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Financial liberalization, market discipline and bank risk

Author

Listed:
  • William C. Gruben
  • Jahyeong Koo
  • Robert R. Moore

Abstract

In the literature on systemic banking crises, two common themes are: (1) Risky lending often follows bank liberalization. (2) Lack of market discipline encourages risky lending. That not all liberalizations are followed by financial crisis and that financial systems without market discipline sometimes operate without incident invites examination of these themes. In a test of six countries, we find that our measure of bank risk increases significantly in the wake of financial liberalizations, but only where depositors fail to discipline banks. Our measures of market discipline and bank risk, however, are persistently inversely related

Suggested Citation

  • William C. Gruben & Jahyeong Koo & Robert R. Moore, 2003. "Financial liberalization, market discipline and bank risk," Center for Latin America Working Papers 0303, Federal Reserve Bank of Dallas.
  • Handle: RePEc:fip:feddcl:0303
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    File URL: http://dallasfed.org/assets/documents/research/claepapers/2003/lawp0303.pdf
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    References listed on IDEAS

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    6. John H. Boyd & Chun Chang & Bruce D. Smith, 1998. "Moral hazard under commercial and universal banking," Proceedings, Federal Reserve Bank of Cleveland, issue Aug, pages 426-471.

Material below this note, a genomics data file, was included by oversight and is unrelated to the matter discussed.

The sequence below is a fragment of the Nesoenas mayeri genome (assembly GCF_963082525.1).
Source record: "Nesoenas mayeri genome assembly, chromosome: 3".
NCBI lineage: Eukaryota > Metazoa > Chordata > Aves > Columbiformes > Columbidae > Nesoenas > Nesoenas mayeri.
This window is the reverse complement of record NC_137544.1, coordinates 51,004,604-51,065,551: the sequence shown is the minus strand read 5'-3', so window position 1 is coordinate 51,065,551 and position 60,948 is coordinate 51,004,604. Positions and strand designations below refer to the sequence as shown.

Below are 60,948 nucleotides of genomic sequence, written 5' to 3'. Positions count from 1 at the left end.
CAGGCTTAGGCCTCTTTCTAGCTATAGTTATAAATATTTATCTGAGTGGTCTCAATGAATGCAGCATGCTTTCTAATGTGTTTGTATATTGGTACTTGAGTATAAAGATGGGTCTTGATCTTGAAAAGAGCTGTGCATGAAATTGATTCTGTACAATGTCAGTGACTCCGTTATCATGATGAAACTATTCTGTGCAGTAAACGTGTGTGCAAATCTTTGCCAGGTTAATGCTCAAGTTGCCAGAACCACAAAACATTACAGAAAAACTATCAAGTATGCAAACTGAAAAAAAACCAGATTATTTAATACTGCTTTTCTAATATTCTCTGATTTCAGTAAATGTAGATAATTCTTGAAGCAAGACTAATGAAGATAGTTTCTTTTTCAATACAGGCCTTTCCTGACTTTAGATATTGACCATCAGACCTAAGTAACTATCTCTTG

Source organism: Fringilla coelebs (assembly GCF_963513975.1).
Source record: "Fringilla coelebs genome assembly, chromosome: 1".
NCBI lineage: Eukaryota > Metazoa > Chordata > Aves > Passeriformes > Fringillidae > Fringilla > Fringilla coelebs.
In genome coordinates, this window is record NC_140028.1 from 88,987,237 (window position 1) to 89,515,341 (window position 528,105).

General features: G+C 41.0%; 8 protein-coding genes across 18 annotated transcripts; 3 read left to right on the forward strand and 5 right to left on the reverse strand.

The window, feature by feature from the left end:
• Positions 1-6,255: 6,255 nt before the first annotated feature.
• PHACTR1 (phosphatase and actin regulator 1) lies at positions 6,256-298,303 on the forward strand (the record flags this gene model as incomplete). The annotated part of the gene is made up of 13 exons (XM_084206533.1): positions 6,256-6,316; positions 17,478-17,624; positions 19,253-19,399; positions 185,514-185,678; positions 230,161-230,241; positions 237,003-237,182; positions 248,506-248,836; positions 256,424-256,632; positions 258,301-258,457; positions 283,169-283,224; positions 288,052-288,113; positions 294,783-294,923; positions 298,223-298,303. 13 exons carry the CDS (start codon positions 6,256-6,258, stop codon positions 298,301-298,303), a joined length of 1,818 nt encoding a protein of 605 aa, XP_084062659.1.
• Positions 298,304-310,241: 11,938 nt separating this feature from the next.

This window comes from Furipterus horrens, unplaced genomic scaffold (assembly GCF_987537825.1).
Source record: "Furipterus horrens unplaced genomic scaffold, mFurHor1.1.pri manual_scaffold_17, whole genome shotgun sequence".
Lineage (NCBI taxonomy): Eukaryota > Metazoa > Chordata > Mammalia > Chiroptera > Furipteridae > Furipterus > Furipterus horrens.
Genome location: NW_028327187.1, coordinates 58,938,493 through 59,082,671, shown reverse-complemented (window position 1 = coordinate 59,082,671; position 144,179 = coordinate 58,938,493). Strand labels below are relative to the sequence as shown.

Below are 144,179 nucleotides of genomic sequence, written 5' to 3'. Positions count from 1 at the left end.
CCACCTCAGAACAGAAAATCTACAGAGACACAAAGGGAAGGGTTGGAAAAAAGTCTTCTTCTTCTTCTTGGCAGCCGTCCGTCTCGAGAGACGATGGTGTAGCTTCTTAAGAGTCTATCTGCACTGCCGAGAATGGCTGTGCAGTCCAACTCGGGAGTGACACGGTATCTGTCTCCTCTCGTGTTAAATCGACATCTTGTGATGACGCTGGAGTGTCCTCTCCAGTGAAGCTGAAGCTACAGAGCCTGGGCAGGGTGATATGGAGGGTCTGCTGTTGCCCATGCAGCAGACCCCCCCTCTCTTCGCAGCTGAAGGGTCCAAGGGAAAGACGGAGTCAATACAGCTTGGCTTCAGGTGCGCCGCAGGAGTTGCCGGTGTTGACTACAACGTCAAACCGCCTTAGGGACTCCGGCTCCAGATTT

7. Martinez Peria, Maria Soledad & Schmukler, Sergio L., 1999. "Do depositors punish banks for"bad"behavior? : market discipline in Argentina, Chile, and Mexico," Policy Research Working Paper Series 2058, The World Bank.
    8. Ronald I. McKinnon & Huw Pill, 1996. "Credible Liberalizations and International Capital Flows: The "Overborrowing Syndrome"," NBER Chapters,in: Financial Deregulation and Integration in East Asia, NBER-EASE Volume 5, pages 7-50 National Bureau of Economic Research, Inc.
    9. María Soledad Martínez-Peria & Sergio Schmukler, 2002. "Do Depositors Punish Banks for Bad Behavior? Market Discipline, Deposit Insurance, and Banking Crises," Central Banking, Analysis, and Economic Policies Book Series,in: Leonardo Hernández & Klaus Schmidt-Hebbel & Norman Loayza (Series Editor) & Klaus Schmidt-Hebbel (Se (ed.), Banking, Financial Integration, and International Crises, edition 1, volume 3, chapter 5, pages 143-174 Central Bank of Chile.
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    Citations

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    Cited by:

    1. M. Kabir Hassan & M. Ershad Hussain, 2006. "Depositor Discipline and Bank Risk-Taking Behavior: Evidence From the South-East Asian Financial Crises," NFI Working Papers 2006-WP-13, Indiana State University, Scott College of Business, Networks Financial Institute.
    2. Daniel, Betty C. & Jones, John Bailey, 2007. "Financial liberalization and banking crises in emerging economies," Journal of International Economics, Elsevier, vol. 72(1), pages 202-221, May.
    3. repec:taf:jocebs:v:15:y:2017:i:2:p:127-140 is not listed on IDEAS
    4. Xiuping Hua & Anders C. Johansson & Xun Wang, 2017. "National and regional financial openness in China," Journal of Chinese Economic and Business Studies, Taylor & Francis Journals, vol. 15(2), pages 127-140, April.
    5. Helmi Hamdi & Abdelaziz Hakimi & Mouldi Djelassi, 2013. "Did Financial Liberalization Lead to Bank Fragility? Evidence from Tunisia," The International Journal of Business and Finance Research, The Institute for Business and Finance Research, vol. 7(5), pages 77-88.

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